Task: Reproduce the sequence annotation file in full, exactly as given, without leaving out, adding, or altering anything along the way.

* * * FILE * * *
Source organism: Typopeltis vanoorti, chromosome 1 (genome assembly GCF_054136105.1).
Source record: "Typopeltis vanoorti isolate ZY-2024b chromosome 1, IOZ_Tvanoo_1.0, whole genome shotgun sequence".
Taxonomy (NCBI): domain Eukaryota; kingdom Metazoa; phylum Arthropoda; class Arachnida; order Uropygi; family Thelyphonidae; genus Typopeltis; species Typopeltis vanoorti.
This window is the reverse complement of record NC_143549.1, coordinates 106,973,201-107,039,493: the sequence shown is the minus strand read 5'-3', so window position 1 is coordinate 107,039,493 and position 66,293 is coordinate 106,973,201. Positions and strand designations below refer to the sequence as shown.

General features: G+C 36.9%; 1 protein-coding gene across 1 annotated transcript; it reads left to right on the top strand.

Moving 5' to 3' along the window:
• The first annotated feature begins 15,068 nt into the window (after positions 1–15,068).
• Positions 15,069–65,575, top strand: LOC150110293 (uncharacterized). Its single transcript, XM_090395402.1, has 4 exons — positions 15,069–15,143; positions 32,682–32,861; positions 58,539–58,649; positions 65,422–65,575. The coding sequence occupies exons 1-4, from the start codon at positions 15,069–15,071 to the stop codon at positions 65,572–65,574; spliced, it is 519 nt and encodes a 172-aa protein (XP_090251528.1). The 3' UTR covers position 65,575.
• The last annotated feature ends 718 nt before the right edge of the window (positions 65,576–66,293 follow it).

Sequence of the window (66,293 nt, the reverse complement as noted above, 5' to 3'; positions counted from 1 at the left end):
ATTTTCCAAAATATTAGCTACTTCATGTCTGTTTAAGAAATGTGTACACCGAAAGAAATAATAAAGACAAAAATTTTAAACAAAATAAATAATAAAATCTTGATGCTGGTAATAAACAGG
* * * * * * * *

Source organism: Typopeltis vanoorti, chromosome 1 (genome assembly GCF_054136105.1).
Source record: "Typopeltis vanoorti isolate ZY-2024b chromosome 1, IOZ_Tvanoo_1.0, whole genome shotgun sequence".
Taxonomy (NCBI): domain Eukaryota; kingdom Metazoa; phylum Arthropoda; class Arachnida; order Uropygi; family Thelyphonidae; genus Typopeltis; species Typopeltis vanoorti.
This window is the reverse complement of record NC_143549.1, coordinates 106,973,201-107,039,493: the sequence shown is the minus strand read 5'-3', so window position 1 is coordinate 107,039,493 and position 66,293 is coordinate 106,973,201. Positions and strand designations below refer to the sequence as shown.

General features: G+C 36.9%; 1 protein-coding gene across 1 annotated transcript; it reads left to right on the top strand.

Moving 5' to 3' along the window:
• The first annotated feature begins 15,068 nt into the window (after positions 1–15,068).
• Positions 15,069–65,575, top strand: LOC150110293 (uncharacterized). Its single transcript, XM_090395402.1, has 4 exons — positions 15,069–15,143; positions 32,682–32,861; positions 58,539–58,649; positions 65,422–65,575. The coding sequence occupies exons 1-4, from the start codon at positions 15,069–15,071 to the stop codon at positions 65,572–65,574; spliced, it is 519 nt and encodes a 172-aa protein (XP_090251528.1). The 3' UTR covers position 65,575.
• The last annotated feature ends 718 nt before the right edge of the window (positions 65,576–66,293 follow it).

Sequence of the window (66,293 nt, the reverse complement as noted above, 5' to 3'; positions counted from 1 at the left end):
ATTTTCCAAAATATTAGCTACTTCATGTCTGTTTAAGAAATGTGTACACCGAAAGAAATAATAAAGACAAAAATTTTAAACAAAATAAATAATAAAATCTTGATGCTGGTAATAAACAGG